Mission Lab

Are things turning around?

October 9th, 2018 / By: Gary Ledbetter | Editor in Chief / comments

Depends on what things you’re talking about. I’ve read articles suggesting that our culture is headed in a more sexually restrained phase, against the “sexual revolution” in some ways. I’ve also seen some remarkably naggy articles against binge drinking, though to be candid, I think this one article was mostly against privileged New Englanders named “Kavanaugh” drinking to excess. No mention of Spring Break along the “Redneck Riviera.” Awash by the surging #metoo movement, I’ve had the thought that the sexual revolution is bearing bitter fruit for our nation as we come up against the consequences of hedonism, though some credit the revolution with new-found courage to challenge abusers.

Social movements mutate more often than they change though. We’ve always tended to be selective about the things we would ban from the public square. We formerly ran cigarette ads on TV; now movies get PG ratings if someone on the screen smokes. But since TV ads for cigarettes were banned in 1970 we’ve been doing just about everything else in crazy excess. Single parenthood, crudity in entertainment and other negative trends have flourished. Alongside these crazy makers our attitudes toward marriage and the nature of mankind (gender identity) flipped against the testimony of nearly all recorded human history. It’s likely we can corporately disapprove of sexual abuse without making a connection to our tolerance of bad behavior in general. The sexual revolution and the rise of moral chaos face no significant challenges from #metoo.

The unpredictable swerves of cultural mores should offer a caution to those of us who think the revolution has not been truly “progressive.” We too casually associate one cultural artifact with another to make a prophetic point. Here’s what I mean: In 1962 the U.S. Supreme Court banned state-sponsored prayer in public schools. We have associated all manner of terrible consequences with that decision. What if one of these consequences, maybe teen pregnancy, becomes less common while state-sponsored prayer remains banned? This is just an example. We’ve seen similar discussions in the fight against elective abortion or sexual orientation. If we make an uninformed case against negative social trends we risk our case (and credibility) being overtaken by events. We lament the outcomes of rising single parenthood (poverty, higher rates of boys going to prison) but those are not our main argument for the integrity of marriage and families. Don’t let our real point get lost. We know what God says about these things; we are preachers who should say what God says and let the Spirit apply it individually and timelessly.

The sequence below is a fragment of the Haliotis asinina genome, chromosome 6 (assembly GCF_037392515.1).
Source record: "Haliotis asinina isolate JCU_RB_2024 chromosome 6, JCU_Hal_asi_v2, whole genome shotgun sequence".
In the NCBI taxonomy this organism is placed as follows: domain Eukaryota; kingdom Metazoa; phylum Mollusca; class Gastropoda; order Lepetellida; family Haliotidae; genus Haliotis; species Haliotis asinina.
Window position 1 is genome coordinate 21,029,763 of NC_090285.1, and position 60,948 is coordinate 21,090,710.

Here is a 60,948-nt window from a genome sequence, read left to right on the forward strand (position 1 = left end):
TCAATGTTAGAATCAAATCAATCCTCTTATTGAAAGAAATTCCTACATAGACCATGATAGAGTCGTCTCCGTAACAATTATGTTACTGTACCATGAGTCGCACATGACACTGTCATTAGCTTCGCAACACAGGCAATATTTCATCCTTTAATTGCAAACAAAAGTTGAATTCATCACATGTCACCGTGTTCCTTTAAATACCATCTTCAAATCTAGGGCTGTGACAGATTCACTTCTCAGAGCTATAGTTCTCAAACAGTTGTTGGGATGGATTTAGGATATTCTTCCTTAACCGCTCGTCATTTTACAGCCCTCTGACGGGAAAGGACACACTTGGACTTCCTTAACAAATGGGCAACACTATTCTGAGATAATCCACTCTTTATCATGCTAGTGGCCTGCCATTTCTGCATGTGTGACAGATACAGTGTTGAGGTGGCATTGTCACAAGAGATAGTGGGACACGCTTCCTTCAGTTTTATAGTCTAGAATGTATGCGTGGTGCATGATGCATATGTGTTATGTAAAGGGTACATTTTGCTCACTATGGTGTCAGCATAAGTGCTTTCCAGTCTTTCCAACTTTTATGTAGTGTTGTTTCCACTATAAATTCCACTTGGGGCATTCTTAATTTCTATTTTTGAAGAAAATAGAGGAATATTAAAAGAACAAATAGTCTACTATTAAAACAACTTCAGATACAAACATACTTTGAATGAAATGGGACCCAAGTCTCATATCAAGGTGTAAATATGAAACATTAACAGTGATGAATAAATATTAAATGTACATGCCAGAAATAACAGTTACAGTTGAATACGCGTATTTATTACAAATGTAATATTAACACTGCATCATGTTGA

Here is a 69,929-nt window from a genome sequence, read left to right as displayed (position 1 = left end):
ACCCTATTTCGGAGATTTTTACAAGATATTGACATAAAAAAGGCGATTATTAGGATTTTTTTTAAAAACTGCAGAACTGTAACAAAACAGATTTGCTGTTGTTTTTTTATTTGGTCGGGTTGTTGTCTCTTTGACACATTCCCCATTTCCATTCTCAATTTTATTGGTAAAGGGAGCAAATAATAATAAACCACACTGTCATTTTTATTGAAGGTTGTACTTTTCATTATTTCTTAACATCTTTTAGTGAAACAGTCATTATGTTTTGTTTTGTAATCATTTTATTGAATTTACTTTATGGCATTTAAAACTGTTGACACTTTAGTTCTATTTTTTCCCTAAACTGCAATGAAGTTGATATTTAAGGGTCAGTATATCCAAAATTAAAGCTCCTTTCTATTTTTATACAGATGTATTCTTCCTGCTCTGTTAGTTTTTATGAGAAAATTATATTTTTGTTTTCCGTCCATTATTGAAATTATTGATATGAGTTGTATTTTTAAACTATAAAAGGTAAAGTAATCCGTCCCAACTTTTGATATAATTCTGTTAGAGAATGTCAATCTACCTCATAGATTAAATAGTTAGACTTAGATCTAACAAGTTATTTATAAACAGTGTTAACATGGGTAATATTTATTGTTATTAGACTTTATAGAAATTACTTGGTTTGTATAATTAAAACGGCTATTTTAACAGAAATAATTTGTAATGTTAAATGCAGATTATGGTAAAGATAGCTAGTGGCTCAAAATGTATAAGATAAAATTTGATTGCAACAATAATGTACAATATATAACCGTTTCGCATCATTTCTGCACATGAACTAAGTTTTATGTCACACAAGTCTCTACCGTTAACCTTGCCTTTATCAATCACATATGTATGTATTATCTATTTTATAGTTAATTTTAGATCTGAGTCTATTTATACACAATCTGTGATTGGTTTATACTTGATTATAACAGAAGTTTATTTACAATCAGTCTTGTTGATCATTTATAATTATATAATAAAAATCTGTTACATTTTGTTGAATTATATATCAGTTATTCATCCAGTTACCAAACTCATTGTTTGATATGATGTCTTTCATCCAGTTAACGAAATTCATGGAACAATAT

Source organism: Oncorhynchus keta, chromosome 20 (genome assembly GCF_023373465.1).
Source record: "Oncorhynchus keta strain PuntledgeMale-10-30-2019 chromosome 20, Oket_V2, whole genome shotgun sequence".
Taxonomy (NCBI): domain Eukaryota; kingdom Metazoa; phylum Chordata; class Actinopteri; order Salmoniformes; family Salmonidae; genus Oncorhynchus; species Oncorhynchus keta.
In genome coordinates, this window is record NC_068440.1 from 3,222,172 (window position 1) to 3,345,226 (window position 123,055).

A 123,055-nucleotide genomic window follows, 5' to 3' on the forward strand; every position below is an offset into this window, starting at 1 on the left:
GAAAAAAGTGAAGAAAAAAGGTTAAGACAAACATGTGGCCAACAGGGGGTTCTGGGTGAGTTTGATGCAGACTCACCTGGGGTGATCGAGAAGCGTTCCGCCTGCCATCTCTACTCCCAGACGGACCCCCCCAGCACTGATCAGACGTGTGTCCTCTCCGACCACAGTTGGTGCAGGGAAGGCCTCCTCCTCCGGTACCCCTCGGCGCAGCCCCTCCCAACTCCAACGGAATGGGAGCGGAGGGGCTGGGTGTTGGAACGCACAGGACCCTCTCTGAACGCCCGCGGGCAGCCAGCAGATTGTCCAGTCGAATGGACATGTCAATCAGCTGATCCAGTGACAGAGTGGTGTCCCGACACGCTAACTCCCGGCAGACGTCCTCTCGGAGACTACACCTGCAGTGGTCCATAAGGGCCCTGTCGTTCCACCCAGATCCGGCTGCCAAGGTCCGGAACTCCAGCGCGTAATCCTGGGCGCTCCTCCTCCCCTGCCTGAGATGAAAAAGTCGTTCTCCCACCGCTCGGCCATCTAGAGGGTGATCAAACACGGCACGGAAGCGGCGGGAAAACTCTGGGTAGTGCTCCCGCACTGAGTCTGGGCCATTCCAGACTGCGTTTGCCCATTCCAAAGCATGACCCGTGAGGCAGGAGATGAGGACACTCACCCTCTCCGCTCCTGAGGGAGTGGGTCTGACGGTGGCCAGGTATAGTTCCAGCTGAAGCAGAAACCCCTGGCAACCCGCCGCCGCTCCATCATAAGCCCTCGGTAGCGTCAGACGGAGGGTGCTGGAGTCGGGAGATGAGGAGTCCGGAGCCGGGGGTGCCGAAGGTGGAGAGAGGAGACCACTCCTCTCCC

If our nation has another in a series of swerves into selective moral reform—say curtailing pornography or alcohol abuse—how might that undermine things we’ve said in our preaching? My point is that things like that happen, have happened, without any significant spiritual awakening taking place. Our temptation is to mistake two things that happen in sequence as being in a causal relationship when it fits our narrative. God’s Word makes quite a few correlations between sin and suffering that we can safely use without dabbling in amateur sociology. A preacher will never run out of biblical reasons for encouraging sexual purity, the integrity of marriage, self-control and a thoroughgoing love of our neighbors. Nothing will happen that undermines that message. And we frequently see the biblical message affirmed by the events, good and evil, that play out in the lives of those around us.

Like those who predict the dates of the Lord’s return, we can lose our ethos, our credibility, when grabbing too frantically at the headlines. The Bible is still true though our opinions about it blow in the wind. Knowing that we have sometimes got it wrong should inform our biblical application.  

A return to Victorian morality and modesty would have some positive results but it will not make men and women better in an ultimate sense. The #metoo movement in our general culture is not interested in sexual purity or marital integrity. Its point is to ensure the emotional and physical safety of women, while they go about the lives they choose to live. The movement and the moment are pretty narrow. Look at this article, also from The Atlantic, “7 Parenting Tips to Protect Your Kid’s Supreme Court Nomination.” These snarky “parenting tips” are in no way aimed at curbing underage drinking (just be safe) or any virtue, except don’t commit sexual assault. The writer believes, and our society believes, that we can do what we like and entertain ourselves in nearly any way imaginable but ban selected consequences associated with those actions.

Our message is more timeless than this ebb and flow of public morality. We are sinners and will not love goodness until their lives are transformed by the good Lord. Movements come and go—some are more positive than others—but our preaching should stand the test of time.